Even though our results showed autologous reconstruction to have a higher risk for necrotic complications, it should be kept in mind that this method is less likely to result in reconstruction failure compared to implant-based reconstructions. Patients with autologous reconstruction who experience MSFN can be managed in the outpatient clinic with debridement, wound care, and – if necessary – skin grafting. However, full-thickness necrosis in an implant patient will require an implant exchange and possibly a local skin/muscle flap for coverage. Whether any of these methods delay adjuvant therapy should further be investigated.
One of the strongest aspects of our study was that all mastectomies were performed by a single surgeon. Differences in surgical competence between surgeons may affect the outcome as pointed out by Ahn et al. On the other hand, our data were not adjusted according to the year of surgery. As experience may affect a surgeon's skill, it serves as a limitation of this study.
Contrary to some reports in the literature, prior radiotherapy, was not a risk factor for necrotic complications in our series. Only 13.2% of our patients had a history of radiation, which may have precluded us from reaching a significant result. Laporta et al. have reported that patients who had undergone NSM within 5 years of radiotherapy were more at risk of complications when compared to patients who had surgery more than 5 years after radiation. Although their results did not reach statistical significance similar to our results, this should be kept in mind when deciding for a reconstructive method.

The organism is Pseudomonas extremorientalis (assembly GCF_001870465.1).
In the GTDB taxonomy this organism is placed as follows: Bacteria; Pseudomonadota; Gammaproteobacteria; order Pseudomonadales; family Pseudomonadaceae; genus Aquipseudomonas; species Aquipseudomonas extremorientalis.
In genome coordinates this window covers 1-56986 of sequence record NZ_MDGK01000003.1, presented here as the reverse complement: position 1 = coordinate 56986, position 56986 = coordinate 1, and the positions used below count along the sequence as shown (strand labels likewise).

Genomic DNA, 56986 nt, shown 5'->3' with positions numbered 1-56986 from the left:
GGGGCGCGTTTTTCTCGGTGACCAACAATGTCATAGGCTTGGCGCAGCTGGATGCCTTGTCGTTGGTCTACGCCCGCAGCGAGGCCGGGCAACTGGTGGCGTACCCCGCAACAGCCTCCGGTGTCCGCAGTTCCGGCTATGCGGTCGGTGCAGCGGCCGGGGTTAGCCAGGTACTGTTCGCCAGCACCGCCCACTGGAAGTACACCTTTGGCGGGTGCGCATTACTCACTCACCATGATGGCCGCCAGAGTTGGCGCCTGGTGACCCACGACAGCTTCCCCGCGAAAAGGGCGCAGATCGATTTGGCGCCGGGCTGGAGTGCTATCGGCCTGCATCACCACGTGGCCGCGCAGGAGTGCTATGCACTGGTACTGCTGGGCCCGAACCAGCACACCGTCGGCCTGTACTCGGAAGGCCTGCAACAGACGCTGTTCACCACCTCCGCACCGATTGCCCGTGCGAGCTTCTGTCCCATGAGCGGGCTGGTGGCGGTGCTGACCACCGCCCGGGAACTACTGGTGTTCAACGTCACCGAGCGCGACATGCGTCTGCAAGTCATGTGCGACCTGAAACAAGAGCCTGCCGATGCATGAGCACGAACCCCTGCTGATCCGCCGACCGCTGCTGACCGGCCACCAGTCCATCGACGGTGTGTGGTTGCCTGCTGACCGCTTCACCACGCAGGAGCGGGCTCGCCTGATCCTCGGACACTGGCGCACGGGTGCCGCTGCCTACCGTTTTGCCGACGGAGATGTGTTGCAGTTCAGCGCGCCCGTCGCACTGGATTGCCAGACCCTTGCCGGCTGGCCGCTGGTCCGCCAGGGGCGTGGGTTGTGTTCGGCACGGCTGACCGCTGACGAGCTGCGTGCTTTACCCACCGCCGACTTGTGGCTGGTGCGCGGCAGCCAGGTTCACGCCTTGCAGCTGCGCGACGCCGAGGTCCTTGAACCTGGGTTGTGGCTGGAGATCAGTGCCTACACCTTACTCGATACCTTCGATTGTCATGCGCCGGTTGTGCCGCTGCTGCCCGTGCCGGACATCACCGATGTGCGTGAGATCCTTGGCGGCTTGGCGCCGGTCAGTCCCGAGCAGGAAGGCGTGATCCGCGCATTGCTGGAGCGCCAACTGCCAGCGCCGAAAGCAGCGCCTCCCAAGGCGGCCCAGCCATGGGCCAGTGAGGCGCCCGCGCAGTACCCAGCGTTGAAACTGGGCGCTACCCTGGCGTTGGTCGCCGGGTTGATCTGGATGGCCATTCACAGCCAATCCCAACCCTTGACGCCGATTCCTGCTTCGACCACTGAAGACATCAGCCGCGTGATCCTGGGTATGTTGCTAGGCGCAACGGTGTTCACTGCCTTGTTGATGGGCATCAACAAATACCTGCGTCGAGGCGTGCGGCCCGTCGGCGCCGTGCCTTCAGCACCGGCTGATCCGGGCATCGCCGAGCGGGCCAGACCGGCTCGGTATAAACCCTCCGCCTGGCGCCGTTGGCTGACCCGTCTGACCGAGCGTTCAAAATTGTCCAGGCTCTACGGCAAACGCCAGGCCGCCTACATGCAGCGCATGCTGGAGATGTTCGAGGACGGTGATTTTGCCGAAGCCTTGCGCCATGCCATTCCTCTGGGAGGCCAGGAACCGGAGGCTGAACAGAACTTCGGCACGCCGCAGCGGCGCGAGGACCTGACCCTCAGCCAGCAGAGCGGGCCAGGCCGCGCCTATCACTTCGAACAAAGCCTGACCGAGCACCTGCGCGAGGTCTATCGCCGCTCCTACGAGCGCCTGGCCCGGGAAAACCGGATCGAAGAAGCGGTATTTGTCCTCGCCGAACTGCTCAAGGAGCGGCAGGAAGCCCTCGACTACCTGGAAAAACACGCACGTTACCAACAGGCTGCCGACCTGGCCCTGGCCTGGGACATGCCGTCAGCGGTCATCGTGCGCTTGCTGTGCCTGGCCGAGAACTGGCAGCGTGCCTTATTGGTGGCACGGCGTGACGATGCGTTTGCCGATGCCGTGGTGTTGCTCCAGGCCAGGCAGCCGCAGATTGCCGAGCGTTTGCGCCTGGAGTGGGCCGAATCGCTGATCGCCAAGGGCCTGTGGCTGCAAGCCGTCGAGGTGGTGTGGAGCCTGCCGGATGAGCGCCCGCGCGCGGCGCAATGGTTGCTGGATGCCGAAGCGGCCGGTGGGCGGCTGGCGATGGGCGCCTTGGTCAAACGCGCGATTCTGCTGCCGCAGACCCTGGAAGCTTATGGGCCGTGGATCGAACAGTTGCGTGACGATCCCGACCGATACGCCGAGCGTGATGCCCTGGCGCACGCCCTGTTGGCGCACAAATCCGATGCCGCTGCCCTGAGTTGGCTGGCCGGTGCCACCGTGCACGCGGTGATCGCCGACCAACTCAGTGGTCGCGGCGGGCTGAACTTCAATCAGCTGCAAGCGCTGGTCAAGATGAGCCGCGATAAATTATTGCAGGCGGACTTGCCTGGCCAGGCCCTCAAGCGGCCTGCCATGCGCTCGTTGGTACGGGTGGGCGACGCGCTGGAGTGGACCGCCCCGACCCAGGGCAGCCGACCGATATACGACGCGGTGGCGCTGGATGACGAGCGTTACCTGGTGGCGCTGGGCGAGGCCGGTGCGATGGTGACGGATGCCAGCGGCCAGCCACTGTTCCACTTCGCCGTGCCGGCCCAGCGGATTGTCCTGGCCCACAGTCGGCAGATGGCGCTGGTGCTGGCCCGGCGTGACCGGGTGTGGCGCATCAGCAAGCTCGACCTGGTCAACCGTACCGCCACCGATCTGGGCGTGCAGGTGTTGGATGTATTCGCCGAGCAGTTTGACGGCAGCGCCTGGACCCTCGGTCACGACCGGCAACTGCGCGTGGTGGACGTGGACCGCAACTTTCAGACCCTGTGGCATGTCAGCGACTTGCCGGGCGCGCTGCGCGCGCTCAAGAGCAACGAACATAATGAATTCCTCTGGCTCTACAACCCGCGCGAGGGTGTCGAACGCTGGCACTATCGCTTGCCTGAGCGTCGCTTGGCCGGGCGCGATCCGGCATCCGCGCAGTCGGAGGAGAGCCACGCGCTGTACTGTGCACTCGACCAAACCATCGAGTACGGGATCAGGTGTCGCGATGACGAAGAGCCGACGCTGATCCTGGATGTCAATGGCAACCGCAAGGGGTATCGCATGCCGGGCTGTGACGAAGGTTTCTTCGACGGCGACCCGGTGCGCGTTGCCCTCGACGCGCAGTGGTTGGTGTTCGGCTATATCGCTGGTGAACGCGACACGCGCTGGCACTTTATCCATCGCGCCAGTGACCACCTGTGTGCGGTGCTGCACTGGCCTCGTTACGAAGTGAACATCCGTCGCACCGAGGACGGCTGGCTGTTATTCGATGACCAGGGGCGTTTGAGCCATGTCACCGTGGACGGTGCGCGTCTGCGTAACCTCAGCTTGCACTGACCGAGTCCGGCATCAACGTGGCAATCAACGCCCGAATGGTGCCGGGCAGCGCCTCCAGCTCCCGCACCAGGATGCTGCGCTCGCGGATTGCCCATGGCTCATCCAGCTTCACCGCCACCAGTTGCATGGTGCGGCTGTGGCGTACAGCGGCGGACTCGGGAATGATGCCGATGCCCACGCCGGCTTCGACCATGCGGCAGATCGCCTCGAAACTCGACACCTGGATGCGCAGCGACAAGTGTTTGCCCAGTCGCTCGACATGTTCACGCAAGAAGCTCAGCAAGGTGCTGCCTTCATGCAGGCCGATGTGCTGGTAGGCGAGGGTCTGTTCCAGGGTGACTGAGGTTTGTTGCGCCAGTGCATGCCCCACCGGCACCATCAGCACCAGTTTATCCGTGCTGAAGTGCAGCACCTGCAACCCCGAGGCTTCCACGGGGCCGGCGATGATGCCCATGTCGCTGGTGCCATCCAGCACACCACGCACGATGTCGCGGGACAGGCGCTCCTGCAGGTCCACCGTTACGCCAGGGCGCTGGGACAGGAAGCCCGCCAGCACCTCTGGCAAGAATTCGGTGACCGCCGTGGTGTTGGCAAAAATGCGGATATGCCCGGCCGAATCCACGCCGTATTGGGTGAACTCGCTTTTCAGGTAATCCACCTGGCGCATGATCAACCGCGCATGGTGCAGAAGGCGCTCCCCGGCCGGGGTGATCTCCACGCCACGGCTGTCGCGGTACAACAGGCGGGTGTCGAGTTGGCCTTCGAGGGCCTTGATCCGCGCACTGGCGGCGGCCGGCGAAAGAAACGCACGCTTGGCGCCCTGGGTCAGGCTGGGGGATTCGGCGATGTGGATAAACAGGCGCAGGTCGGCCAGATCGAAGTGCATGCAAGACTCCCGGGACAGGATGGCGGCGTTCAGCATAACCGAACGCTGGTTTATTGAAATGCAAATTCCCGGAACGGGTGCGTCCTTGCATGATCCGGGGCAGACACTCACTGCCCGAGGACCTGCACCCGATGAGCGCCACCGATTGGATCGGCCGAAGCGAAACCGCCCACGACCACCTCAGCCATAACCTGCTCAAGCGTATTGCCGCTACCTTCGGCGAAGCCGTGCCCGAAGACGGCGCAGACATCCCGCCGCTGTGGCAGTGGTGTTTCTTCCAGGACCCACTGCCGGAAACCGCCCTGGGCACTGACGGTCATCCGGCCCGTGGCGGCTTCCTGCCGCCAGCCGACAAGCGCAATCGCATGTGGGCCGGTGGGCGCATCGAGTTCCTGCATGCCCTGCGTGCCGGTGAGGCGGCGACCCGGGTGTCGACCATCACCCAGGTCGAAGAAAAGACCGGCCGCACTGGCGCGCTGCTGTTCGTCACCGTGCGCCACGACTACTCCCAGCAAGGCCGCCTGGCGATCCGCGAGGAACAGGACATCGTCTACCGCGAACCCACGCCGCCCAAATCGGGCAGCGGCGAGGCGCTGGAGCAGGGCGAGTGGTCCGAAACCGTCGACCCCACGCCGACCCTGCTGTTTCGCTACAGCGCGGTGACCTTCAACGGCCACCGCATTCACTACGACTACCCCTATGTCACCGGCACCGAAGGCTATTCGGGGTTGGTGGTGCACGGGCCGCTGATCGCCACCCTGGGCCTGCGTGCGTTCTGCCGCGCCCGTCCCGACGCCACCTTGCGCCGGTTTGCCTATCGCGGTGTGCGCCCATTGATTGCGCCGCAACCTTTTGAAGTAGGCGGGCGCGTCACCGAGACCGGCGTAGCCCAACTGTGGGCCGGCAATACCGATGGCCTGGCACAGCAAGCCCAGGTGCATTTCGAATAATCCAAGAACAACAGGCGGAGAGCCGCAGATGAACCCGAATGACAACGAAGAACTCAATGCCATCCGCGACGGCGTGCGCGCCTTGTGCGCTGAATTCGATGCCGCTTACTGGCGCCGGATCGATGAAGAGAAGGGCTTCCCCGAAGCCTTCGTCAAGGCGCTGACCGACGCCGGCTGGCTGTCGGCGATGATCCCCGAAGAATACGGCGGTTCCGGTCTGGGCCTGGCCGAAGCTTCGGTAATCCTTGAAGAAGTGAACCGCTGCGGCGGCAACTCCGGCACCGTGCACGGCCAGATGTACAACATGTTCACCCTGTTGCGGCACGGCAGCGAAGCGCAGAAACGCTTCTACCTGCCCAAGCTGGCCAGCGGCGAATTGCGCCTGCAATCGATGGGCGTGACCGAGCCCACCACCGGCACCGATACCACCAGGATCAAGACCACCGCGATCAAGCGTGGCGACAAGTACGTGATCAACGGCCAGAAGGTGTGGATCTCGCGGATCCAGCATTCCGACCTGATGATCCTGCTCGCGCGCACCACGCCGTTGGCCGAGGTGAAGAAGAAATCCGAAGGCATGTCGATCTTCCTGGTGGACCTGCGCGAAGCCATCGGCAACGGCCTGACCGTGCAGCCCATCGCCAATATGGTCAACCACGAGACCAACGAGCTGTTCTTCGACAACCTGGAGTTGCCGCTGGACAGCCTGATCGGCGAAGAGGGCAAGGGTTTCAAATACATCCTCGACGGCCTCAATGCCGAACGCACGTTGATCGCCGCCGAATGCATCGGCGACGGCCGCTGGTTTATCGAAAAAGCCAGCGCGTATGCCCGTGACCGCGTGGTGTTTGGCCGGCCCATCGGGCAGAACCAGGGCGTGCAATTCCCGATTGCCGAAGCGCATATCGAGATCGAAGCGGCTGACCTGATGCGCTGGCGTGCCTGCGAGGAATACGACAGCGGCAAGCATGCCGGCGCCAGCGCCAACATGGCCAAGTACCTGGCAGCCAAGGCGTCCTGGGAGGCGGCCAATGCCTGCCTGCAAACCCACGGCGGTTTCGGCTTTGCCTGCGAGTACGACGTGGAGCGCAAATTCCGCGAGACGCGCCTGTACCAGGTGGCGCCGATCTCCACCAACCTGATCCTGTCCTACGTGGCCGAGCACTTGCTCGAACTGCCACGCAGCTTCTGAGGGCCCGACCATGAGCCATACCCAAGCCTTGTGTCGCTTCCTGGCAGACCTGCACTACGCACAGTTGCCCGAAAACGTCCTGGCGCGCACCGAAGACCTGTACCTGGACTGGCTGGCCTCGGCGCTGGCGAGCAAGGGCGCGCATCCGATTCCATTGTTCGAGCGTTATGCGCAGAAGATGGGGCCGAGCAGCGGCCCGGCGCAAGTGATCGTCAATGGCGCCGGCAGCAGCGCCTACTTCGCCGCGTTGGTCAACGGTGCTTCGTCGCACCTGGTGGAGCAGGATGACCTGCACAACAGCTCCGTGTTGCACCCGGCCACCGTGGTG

The studies that associated smoking habits with mastectomy skin necrosis included patients who are active smokers., Smoking history in our series was not related to MSFN or NAC necrosis. This may be explained by the fact that we have included all patients with a history of smoking independent of their current status.
Several series have reported incisions involving the areola with lateral or medial extensions to be predictive of necrosis.,,,,,,, In their meta-analysis, Daar et al. have demonstrated peri-areolar incision as a significant risk factor for NAC necrosis. Our series showed necrosis rates of 30.1%, 31.7%, and 21.5% for IMF, vertical, and lateral incisions, respectively. Although the incision selection did not have a significant effect on necrotic complications, IMF incision showed a higher rate of necrosis compared to the lateral incision. Throughout the years, our incision preference shifted from lateral incision to IMF incision for appropriate cases due to the risk of lateralization of the NAC. IMF incision is a relatively newer approach. Improvement in outcomes requires a learning curve. In addition, in this technique, more surgical retraction is necessary for better visualization and access to superior borders which may result in damage to the subdermal vascular plexus.
| Conclusion|| |
The retrospective review of our 243 patients with NSM and immediate reconstruction revealed that 28% of our patients experienced either partial or full-thickness necrotic complication. The reconstruction method was found to be associated with MSFN most likely due to higher BMI in the autologous group. When deciding for a reconstructive method, careful consideration is needed for patients with higher BMI, keeping in mind that necrotic complications can be more easily managed in autologous reconstruction. In addition, patients with compromised skin perfusion should be considered for tissue expander placement. In order to better justify our recommendations to patients, further studies are needed to investigate whether the reconstruction method – due to necrotic complications – is associated with a delay in adjuvant therapy.
The authors would like to thank Asli Selim, Ph.D. for her contribution on statistical analysis.
Financial support and sponsorship
Conflicts of interest
There are no conflicts of interest.
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[Table 1], [Table 2], [Table 3]